If you need to stretch your legs, you're in luck. We've just now rounded the corner where the tourmobile stops for long enough for us to get out and gawk at people who have seen an "elephant."
But before we do that, some orientation: who exactly are these people, what are they like, and how do they differ from the rest of the traveling herd?
#1: Time to Define "Seeing the Elephant" … Encyclopedic version
#1a: Time to Define "Seeing the Elephant" ... Reader's Digest, Twitter, Movie Trailer, and Crib Notes versions
#3: Who Are You, What Have You Sacrificed? The Repatriation Challenge ... Meet Ramona Repat
Once you've seen an elephant, it's relatively easy to spot someone else who has. The faraway look in their eyes, the I-can't-quite-place-where-it's-from (because it's such a funny hybrid) accent, the rather droll way of responding to life's vicissitudes — all are dead giveaways. But what if you haven't met an elephant seeker before, how will you know?
For background, I've prepared a one-page hand-out on Eddie Expat. Though he can't be here today with us in the flesh — he lives on the other side of the world — Eddie is a good friend of mine and trusts me to represent his story. Rest assured, Eddie is with this tour in spirit. The more you come to know him, the more adept you'll be at recognizing people who have seen an elephant.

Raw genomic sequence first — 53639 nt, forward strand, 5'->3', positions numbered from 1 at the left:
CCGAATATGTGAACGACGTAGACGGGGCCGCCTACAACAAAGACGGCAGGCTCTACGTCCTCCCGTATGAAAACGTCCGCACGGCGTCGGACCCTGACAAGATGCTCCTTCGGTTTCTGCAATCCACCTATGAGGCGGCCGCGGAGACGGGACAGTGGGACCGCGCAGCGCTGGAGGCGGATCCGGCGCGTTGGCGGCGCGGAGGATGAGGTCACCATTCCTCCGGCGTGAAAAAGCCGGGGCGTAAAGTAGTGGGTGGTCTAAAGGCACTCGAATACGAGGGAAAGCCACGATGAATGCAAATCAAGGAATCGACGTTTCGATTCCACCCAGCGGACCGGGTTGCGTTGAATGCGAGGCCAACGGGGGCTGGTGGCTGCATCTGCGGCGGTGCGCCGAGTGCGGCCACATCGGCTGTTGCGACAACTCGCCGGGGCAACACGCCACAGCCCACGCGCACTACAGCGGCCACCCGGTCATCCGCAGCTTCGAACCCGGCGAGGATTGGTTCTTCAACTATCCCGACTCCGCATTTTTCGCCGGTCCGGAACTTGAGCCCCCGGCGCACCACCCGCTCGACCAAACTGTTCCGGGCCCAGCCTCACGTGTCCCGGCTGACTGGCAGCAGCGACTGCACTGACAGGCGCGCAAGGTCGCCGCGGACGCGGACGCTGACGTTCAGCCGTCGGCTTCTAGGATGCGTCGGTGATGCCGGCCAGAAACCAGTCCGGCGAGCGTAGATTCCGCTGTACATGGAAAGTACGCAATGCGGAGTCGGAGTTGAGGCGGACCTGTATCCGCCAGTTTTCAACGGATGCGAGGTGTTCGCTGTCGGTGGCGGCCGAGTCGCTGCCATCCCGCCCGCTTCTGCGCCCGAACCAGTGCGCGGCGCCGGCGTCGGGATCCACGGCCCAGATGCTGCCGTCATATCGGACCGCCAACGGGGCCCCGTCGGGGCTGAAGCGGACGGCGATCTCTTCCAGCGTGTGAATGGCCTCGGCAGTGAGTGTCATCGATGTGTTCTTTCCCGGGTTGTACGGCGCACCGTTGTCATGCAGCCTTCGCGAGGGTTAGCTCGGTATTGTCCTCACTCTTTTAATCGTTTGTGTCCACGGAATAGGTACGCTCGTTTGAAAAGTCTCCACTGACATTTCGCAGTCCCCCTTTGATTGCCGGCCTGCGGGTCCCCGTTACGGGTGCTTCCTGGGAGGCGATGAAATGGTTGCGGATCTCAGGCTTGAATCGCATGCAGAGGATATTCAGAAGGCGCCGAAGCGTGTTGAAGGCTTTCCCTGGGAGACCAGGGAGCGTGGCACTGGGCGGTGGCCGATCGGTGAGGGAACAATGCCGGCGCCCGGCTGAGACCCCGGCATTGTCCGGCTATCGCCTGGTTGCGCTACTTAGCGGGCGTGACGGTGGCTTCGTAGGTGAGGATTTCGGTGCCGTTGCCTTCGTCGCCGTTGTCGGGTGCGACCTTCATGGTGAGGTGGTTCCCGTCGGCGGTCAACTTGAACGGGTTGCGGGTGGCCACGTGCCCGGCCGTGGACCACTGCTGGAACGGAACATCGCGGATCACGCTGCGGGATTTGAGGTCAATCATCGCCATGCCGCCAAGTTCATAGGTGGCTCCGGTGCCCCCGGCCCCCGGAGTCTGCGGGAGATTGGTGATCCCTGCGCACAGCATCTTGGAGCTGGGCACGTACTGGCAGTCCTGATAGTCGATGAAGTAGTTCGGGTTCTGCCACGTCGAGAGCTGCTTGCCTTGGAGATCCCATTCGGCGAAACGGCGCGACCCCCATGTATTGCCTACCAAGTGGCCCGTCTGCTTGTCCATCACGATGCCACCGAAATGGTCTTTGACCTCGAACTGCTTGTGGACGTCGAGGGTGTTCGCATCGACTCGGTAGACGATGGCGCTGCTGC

MEET EDDIE EXPAT
Top Ten "Need to Know" Items About Eddie:
1) Eddie is the kind of traveler who stays put in his destination — he is not, repeat not, a tourist (he does not travel merely for pleasure) nor is he a globetrotter. He's not one to "eat, pray, love" around the world in response to a life crisis at home. And never once did he aspire to be the kind who clocks up more than a hundred countries and six continents by age 25. Unlike most globetrotters, Eddie prefers to take it slow and easy. He unpacks his suitcase (never a backpack) and stays awhile, sometimes for many years or a lifetime. Eddie insists that s-l-o-w travel is what people generally mean by seeing an "elephant." Elephants are highly intelligent, complex animals. It doesn't do well to rush the experience.
2) At the same time — and I don't think he will be insulted if I say this — Eddie is no country expert. By that I mean, someone who has seen so much of the elephant they don't even know they're looking at it any more: they are the elephant. Eddie has seen the elephant, wrinkles and all, but he prides himself on staying at arm's length. Now why is this, you might ask, given Eddie's pachyderm obsession? Eddie doesn't know exactly. It stymies him, too. Sometimes he says it's because he doesn't want to spend his adulthood focusing exclusively on one pursuit, especially as he has to earn a living. Other times he says that not knowing the elephant too well will make it easier to say good-bye one day. Eddie intends to come home, he's just not sure when ...
3) Eddie moved abroad during his formative years. He eventually married and now has a couple of kids, but he still talks about seeing the elephant in the first person, because for him it's been a deeply personal connection. He likes to think that his elephant-seeking experience has turned him into a philosopher — albeit of the garden variety. (Eddie by the way won't mind that joke at his expense. He's a generally humorous guy with a self-deprecating wit.)